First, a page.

Bluenose shiner

BluenoseShiner.jpg

Bluenose shiner: Pteronotropis welaka

Taxonomic Classification

Kingdom: Animalia
Phylum:
Chordata
Class: Actinopterygii
Order: Cypriniformes
Family: Cyprinidae
Genus/Species: Pteronotropis welaka
Common Name: Bluenose shiner

Listing Status

Federal Status: Not Listed
FL Status:
State Species of Special Concern
FNAI Ranks: G4/S4 (Apparently Secure)
IUCN Status: DD (Data Deficient)

Physical Description

The bluenose shiner is a smaller member of the Family Cyprinidae that can reach a body length of only 1.9 inches (4.8 centimeters).  This species is an olive-colored ray-finned fish that has dark-colored dorsal (back) fins, and yellow pelvic and anal fins that are banded in black.  Two distinct features of the bluenose shiner include a blue nose, a dark lateral stripe that runs from the snout to the tail, and males that have well developed (in size and color) dorsal, pelvic and anal fins.  The origin of the species common name comes from the blue nose that male adults have (Gilbert 1992, Florida Natural Areas Inventory 2001).

Life History

The diet of the bluenose shiner consists of insects and rotifers (microscopic aquatic species). (Osprey Data International, Inc. 2001).

Breeding begins in April and will increase in capability until September when breeding capabilities begin to decrease.  To attract females during courting, two males will circle each other, positioning their body into a bow shape while displaying each of their fins at one the female.  Spawning takes place over sunfish nests.  Spawning actions were studied in Mississippi, and it was determined that females produce 55 to 190 eggs (Osprey Data International, Inc 2001, Bass & Hoehn 2010, Johnston and Knight 1999). 

Habitat and Distribution

Bluenose Shiner Distribution MapBluenose shiners inhabit backwaters and river swamps to spring-run streams and are often associated with areas of aquatic vegetation and deep pools (Florida Natural Areas Inventory 2001, Gilbert 1992, Bass et. al. 2004).  In Florida, there are two disjunct distributions, the St. Johns River basin and the western panhandle with no known occurrences between the St. Johns and the Apalachicola rivers (Gilbert, 1992).  The first specimens were collected from the St. Johns River, near Welaka, in 1897 by William C. Kendall (Bass and Hoehn, 2010).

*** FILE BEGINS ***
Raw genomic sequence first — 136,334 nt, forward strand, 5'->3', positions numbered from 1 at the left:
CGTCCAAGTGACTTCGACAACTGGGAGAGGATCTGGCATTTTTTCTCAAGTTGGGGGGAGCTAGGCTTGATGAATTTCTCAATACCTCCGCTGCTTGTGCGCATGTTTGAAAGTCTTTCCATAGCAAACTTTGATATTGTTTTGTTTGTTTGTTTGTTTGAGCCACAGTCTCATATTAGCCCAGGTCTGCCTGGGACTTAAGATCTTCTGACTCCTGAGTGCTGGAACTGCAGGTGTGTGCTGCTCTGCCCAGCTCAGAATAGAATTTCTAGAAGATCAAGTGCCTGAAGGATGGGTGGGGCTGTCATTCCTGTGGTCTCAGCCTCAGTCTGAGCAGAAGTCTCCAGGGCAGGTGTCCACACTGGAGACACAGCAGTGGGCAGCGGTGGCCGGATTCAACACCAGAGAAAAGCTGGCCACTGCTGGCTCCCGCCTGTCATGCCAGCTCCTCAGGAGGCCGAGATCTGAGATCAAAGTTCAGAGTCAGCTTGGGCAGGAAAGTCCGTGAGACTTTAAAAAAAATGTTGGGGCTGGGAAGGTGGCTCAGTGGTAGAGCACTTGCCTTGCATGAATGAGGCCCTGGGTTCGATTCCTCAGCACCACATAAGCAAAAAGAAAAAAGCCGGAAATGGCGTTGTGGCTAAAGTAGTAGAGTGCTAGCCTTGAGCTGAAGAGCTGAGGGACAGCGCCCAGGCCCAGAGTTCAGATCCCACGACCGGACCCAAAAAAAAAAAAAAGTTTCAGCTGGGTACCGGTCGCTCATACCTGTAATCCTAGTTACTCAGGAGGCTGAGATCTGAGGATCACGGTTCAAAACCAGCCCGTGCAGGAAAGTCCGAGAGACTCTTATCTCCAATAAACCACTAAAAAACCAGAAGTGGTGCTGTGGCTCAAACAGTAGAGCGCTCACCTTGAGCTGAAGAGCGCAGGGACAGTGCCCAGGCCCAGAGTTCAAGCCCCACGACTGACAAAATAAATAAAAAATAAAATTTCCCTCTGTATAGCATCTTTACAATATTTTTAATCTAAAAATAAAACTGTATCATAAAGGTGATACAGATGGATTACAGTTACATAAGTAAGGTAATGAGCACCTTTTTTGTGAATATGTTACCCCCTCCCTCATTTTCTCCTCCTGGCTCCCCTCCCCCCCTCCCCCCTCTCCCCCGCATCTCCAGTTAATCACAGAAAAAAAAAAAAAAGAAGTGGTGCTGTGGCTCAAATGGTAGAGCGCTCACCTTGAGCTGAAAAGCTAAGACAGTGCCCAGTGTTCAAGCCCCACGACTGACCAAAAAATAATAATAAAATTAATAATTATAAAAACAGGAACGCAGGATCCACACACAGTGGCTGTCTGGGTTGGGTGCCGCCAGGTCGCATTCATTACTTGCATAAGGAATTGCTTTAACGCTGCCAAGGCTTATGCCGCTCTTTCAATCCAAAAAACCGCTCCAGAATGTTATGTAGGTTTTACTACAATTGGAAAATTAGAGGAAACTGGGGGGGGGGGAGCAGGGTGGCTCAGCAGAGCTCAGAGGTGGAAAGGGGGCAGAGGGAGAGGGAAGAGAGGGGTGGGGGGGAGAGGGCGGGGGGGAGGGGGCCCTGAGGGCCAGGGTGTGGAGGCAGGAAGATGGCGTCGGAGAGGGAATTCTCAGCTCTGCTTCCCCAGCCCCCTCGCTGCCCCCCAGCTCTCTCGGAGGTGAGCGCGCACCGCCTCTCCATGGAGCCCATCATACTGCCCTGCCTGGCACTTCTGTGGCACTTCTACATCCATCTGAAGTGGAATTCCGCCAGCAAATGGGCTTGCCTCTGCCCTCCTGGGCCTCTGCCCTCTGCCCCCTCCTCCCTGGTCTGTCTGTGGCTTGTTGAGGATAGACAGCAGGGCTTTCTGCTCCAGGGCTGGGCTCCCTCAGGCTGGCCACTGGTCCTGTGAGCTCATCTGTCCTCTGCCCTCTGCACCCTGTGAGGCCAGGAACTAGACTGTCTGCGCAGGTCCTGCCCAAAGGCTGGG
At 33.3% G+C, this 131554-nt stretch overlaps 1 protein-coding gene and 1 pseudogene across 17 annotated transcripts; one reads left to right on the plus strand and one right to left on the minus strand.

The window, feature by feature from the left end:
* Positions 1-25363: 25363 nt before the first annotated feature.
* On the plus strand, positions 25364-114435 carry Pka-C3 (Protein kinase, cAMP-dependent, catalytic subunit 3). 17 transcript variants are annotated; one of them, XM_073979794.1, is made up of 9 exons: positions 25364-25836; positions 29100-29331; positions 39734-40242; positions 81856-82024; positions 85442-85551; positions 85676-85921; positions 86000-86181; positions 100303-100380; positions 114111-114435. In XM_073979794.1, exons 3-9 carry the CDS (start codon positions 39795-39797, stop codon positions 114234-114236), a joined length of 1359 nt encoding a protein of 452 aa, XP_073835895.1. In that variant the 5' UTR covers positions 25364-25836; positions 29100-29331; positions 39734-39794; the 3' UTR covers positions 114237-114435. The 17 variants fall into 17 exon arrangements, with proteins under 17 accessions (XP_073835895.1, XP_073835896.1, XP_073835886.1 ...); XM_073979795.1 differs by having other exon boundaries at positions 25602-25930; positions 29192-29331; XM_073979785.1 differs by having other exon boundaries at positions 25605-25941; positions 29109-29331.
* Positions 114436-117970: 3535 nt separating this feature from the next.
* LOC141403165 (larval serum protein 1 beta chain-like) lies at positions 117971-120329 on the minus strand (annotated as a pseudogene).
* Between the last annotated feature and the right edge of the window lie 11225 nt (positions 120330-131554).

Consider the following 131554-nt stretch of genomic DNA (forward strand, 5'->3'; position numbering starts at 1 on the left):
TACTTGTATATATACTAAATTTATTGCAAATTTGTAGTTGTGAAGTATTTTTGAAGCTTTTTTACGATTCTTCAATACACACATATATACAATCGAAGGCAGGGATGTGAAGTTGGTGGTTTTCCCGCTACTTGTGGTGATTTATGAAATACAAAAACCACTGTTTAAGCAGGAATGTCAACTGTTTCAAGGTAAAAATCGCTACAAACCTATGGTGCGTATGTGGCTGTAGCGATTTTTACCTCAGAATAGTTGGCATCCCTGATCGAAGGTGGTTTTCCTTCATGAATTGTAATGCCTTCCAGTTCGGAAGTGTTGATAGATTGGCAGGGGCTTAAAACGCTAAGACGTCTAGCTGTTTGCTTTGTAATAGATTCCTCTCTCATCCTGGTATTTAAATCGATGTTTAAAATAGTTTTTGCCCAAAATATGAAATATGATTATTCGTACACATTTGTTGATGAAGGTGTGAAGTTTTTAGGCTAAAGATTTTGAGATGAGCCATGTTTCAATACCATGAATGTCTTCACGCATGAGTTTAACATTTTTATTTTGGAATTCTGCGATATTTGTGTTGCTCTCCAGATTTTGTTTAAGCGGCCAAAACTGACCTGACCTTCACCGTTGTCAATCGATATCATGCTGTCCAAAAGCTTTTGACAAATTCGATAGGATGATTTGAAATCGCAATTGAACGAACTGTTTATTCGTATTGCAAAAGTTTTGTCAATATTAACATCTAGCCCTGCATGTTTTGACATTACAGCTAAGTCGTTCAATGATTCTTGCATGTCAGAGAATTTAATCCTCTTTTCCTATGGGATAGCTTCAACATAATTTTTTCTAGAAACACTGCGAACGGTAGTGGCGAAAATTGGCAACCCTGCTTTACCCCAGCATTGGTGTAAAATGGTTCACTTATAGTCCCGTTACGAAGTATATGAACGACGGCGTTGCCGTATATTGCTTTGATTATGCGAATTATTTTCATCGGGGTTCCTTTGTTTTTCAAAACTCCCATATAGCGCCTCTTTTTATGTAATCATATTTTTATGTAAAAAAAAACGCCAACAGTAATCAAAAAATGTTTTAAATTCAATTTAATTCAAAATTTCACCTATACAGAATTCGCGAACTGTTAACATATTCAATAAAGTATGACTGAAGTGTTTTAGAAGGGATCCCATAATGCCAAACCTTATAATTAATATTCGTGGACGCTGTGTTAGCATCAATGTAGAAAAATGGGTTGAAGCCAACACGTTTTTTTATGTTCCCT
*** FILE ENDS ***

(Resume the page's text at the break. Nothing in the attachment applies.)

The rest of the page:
Threats:

The bluenose shiner’s population is widely separated and isolated from each other, which makes it vulnerable to extirpation (local extinction) (Albanse et al. 2007).  The Florida Department of Environmental Protection’s impaired waters data from 1998-2007 indicates that several of the sub-watersheds have elevated nutrients, which is a threat because of the decline in water quality due to the elevated nutrients.  Land changes from agriculture to residential development may result in increased nutrients and turbidity (cloudiness of water caused by sediments), habitat loss, and increased use of water (Hoehn 1998).  The panhandle of Florida’s population also faces threats from potential water reservoirs in the future, as they can cause water quality alterations and habitat fragmentation.  Other threats include the non-native island apple snail.  Grazing of native aquatic vegetation by the island apple snail may lead to replacement by non-native aquatic plant species, which may not be used by the bluenose shiner.

Conservation and Management

The bluenose shiner is protected as a State Species of Special Concern by Florida’s Endangered and Threatened Species Rule External Website.

Biological Status Review (BSR) Adobe PDF
Supplemental Information for the BSR Adobe PDF

Other Informative Links

Encyclopedia of Life External Website
Florida Natural Areas Inventory External Website
International Union for Conservation of Nature External Website

 

Download

Printable version of this page Adobe PDF

References

Albanese, B., Peterson, J.T., Freeman, B.J., Weiler, D.A. 2007. Accounting for incomplete detection when estimating site occupancy of Bluenose Shiner (Pteronotropis welaka) in southwest Georgia. Southeastern Naturalist 2007 6(4):657–668.

Bass, G. and T. Hoehn (2010, unpublished manuscript). Florida Imperiled Fish Species, FloridaFish and Wildlife Conservation Commission, Tallahassee, Florida. 356 p.

Bass,G., T. Hoehn, J. Couch, K. Mcdonald. 2004. Florida Imperiled Fish Species Investigations.  Florida Fish and Wildlife Conservation Commission, Tallahassee.

Florida Natural Areas Inventory.  2001.  Field guide to the rare animals of Florida. http://www.fnai.org/FieldGuide/pdf/Pteronotropis_welaka.PDF  External Website

Gilbert, C.R., editors. 1992.  Bluenose shiner. Pages 188-93 in Rare and Endangered Biota of Florida, Volume II. Fish.  University Press of Florida, Gainesville, Florida.

Hoehn, T. 1998. Rare and imperiled fish species of Florida: a watershed perspective. Florida Game and Fresh Water Fish Commission, Tallahassee, Florida. 60 p.

Johnson, C.E., and C.L. Knight.  1999.  Life-history of the bluenose shiner, Pteronotropis welaka (Cypriniformes: Cyprinidae). Copeia 1999(1):200-205.

Osprey Data International, Inc. 2001. Natural History of the Bluenose Shiner (Pternoontoropis welaka) and the Flagfin Shiner (Pteronotropis signipinnis). Non Game Wildlife Contract     99051 Final report. Florida Fish and Wildlife Conservation Commission, Tallahassee, Florida. 54p.


Image Credit Photo courtesy of D.G. Bass



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